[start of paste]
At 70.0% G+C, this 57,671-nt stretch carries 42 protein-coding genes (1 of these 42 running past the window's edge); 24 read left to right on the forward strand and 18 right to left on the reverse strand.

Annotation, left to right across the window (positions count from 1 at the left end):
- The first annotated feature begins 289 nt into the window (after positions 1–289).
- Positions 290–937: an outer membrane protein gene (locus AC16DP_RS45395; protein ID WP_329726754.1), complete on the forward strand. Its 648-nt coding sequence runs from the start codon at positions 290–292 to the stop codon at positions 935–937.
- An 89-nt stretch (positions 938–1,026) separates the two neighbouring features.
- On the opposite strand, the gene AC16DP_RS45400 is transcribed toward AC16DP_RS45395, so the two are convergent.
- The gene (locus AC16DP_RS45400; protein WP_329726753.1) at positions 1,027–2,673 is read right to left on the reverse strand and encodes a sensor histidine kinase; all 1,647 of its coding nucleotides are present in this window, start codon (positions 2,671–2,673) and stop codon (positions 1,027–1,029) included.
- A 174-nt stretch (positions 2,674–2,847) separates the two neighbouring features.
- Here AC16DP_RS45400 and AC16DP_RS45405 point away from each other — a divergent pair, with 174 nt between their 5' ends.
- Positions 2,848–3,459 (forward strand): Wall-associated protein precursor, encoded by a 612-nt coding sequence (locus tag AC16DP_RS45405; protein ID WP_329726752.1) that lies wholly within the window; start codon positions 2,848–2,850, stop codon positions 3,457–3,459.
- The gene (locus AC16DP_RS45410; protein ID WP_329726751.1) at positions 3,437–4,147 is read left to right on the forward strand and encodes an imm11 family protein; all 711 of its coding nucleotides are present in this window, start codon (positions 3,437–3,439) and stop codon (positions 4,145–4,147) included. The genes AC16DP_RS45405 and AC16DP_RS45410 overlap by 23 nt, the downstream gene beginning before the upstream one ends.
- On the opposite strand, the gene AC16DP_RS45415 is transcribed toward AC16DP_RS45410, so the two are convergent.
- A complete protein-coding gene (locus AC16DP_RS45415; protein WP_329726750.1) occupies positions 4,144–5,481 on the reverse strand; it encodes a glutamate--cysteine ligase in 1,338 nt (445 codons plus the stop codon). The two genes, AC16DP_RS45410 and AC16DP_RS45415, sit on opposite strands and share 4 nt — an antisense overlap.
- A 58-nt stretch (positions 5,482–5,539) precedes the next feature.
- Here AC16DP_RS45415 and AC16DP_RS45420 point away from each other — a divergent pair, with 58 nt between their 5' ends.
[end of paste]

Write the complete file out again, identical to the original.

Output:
At 70.0% G+C, this 57,671-nt stretch carries 42 protein-coding genes (1 of these 42 running past the window's edge); 24 read left to right on the forward strand and 18 right to left on the reverse strand.

Annotation, left to right across the window (positions count from 1 at the left end):
- The first annotated feature begins 289 nt into the window (after positions 1–289).
- Positions 290–937: an outer membrane protein gene (locus AC16DP_RS45395; protein ID WP_329726754.1), complete on the forward strand. Its 648-nt coding sequence runs from the start codon at positions 290–292 to the stop codon at positions 935–937.
- An 89-nt stretch (positions 938–1,026) separates the two neighbouring features.
- On the opposite strand, the gene AC16DP_RS45400 is transcribed toward AC16DP_RS45395, so the two are convergent.
- The gene (locus AC16DP_RS45400; protein WP_329726753.1) at positions 1,027–2,673 is read right to left on the reverse strand and encodes a sensor histidine kinase; all 1,647 of its coding nucleotides are present in this window, start codon (positions 2,671–2,673) and stop codon (positions 1,027–1,029) included.
- A 174-nt stretch (positions 2,674–2,847) separates the two neighbouring features.
- Here AC16DP_RS45400 and AC16DP_RS45405 point away from each other — a divergent pair, with 174 nt between their 5' ends.
- Positions 2,848–3,459 (forward strand): Wall-associated protein precursor, encoded by a 612-nt coding sequence (locus tag AC16DP_RS45405; protein ID WP_329726752.1) that lies wholly within the window; start codon positions 2,848–2,850, stop codon positions 3,457–3,459.
- The gene (locus AC16DP_RS45410; protein ID WP_329726751.1) at positions 3,437–4,147 is read left to right on the forward strand and encodes an imm11 family protein; all 711 of its coding nucleotides are present in this window, start codon (positions 3,437–3,439) and stop codon (positions 4,145–4,147) included. The genes AC16DP_RS45405 and AC16DP_RS45410 overlap by 23 nt, the downstream gene beginning before the upstream one ends.
- On the opposite strand, the gene AC16DP_RS45415 is transcribed toward AC16DP_RS45410, so the two are convergent.
- A complete protein-coding gene (locus AC16DP_RS45415; protein WP_329726750.1) occupies positions 4,144–5,481 on the reverse strand; it encodes a glutamate--cysteine ligase in 1,338 nt (445 codons plus the stop codon). The two genes, AC16DP_RS45410 and AC16DP_RS45415, sit on opposite strands and share 4 nt — an antisense overlap.
- A 58-nt stretch (positions 5,482–5,539) precedes the next feature.
- Here AC16DP_RS45415 and AC16DP_RS45420 point away from each other — a divergent pair, with 58 nt between their 5' ends.